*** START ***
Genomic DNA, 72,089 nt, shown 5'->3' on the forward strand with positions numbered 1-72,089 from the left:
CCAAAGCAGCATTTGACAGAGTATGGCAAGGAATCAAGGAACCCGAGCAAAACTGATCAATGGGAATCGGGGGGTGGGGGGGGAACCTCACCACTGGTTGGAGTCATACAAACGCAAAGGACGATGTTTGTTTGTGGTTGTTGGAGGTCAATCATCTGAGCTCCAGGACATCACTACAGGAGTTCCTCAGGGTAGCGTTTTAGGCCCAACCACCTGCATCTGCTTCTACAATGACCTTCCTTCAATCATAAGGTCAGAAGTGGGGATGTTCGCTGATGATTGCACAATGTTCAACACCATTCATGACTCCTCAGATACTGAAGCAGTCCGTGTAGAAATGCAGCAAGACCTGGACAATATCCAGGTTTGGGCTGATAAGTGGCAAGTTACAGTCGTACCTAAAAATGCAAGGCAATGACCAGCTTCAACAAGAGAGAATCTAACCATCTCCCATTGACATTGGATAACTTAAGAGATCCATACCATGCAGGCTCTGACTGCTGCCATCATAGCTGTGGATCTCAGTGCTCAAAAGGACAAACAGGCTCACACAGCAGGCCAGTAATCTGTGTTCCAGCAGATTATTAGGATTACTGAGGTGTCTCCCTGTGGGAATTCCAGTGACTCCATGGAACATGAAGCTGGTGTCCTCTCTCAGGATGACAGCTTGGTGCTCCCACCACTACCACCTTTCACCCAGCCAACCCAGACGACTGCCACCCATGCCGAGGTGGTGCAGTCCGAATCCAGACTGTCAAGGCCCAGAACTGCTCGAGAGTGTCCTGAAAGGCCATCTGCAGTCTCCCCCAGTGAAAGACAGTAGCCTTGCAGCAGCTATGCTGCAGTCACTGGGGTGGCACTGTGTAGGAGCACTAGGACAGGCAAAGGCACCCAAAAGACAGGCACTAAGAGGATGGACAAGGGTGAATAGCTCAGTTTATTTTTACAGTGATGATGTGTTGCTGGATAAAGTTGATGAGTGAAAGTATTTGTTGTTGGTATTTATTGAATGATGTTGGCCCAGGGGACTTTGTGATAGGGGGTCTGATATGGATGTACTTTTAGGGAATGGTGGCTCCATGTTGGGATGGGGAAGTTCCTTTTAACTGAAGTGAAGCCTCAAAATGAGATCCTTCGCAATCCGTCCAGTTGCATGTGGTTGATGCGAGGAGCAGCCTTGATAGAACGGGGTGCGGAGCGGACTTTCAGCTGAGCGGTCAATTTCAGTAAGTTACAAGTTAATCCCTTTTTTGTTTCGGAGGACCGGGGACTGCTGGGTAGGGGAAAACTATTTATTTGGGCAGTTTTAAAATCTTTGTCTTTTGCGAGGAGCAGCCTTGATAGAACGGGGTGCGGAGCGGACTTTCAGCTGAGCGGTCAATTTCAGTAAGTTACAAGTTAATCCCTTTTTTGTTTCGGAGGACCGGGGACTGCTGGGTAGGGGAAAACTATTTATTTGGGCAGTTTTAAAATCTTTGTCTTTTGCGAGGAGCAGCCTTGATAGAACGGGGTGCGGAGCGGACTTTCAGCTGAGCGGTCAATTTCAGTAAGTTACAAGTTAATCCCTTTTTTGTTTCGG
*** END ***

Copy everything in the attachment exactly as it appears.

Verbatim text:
Genomic DNA, 72,089 nt, shown 5'->3' on the forward strand with positions numbered 1-72,089 from the left:
CCAAAGCAGCATTTGACAGAGTATGGCAAGGAATCAAGGAACCCGAGCAAAACTGATCAATGGGAATCGGGGGGTGGGGGGGGAACCTCACCACTGGTTGGAGTCATACAAACGCAAAGGACGATGTTTGTTTGTGGTTGTTGGAGGTCAATCATCTGAGCTCCAGGACATCACTACAGGAGTTCCTCAGGGTAGCGTTTTAGGCCCAACCACCTGCATCTGCTTCTACAATGACCTTCCTTCAATCATAAGGTCAGAAGTGGGGATGTTCGCTGATGATTGCACAATGTTCAACACCATTCATGACTCCTCAGATACTGAAGCAGTCCGTGTAGAAATGCAGCAAGACCTGGACAATATCCAGGTTTGGGCTGATAAGTGGCAAGTTACAGTCGTACCTAAAAATGCAAGGCAATGACCAGCTTCAACAAGAGAGAATCTAACCATCTCCCATTGACATTGGATAACTTAAGAGATCCATACCATGCAGGCTCTGACTGCTGCCATCATAGCTGTGGATCTCAGTGCTCAAAAGGACAAACAGGCTCACACAGCAGGCCAGTAATCTGTGTTCCAGCAGATTATTAGGATTACTGAGGTGTCTCCCTGTGGGAATTCCAGTGACTCCATGGAACATGAAGCTGGTGTCCTCTCTCAGGATGACAGCTTGGTGCTCCCACCACTACCACCTTTCACCCAGCCAACCCAGACGACTGCCACCCATGCCGAGGTGGTGCAGTCCGAATCCAGACTGTCAAGGCCCAGAACTGCTCGAGAGTGTCCTGAAAGGCCATCTGCAGTCTCCCCCAGTGAAAGACAGTAGCCTTGCAGCAGCTATGCTGCAGTCACTGGGGTGGCACTGTGTAGGAGCACTAGGACAGGCAAAGGCACCCAAAAGACAGGCACTAAGAGGATGGACAAGGGTGAATAGCTCAGTTTATTTTTACAGTGATGATGTGTTGCTGGATAAAGTTGATGAGTGAAAGTATTTGTTGTTGGTATTTATTGAATGATGTTGGCCCAGGGGACTTTGTGATAGGGGGTCTGATATGGATGTACTTTTAGGGAATGGTGGCTCCATGTTGGGATGGGGAAGTTCCTTTTAACTGAAGTGAAGCCTCAAAATGAGATCCTTCGCAATCCGTCCAGTTGCATGTGGTTGATGCGAGGAGCAGCCTTGATAGAACGGGGTGCGGAGCGGACTTTCAGCTGAGCGGTCAATTTCAGTAAGTTACAAGTTAATCCCTTTTTTGTTTCGGAGGACCGGGGACTGCTGGGTAGGGGAAAACTATTTATTTGGGCAGTTTTAAAATCTTTGTCTTTTGCGAGGAGCAGCCTTGATAGAACGGGGTGCGGAGCGGACTTTCAGCTGAGCGGTCAATTTCAGTAAGTTACAAGTTAATCCCTTTTTTGTTTCGGAGGACCGGGGACTGCTGGGTAGGGGAAAACTATTTATTTGGGCAGTTTTAAAATCTTTGTCTTTTGCGAGGAGCAGCCTTGATAGAACGGGGTGCGGAGCGGACTTTCAGCTGAGCGGTCAATTTCAGTAAGTTACAAGTTAATCCCTTTTTTGTTTCGG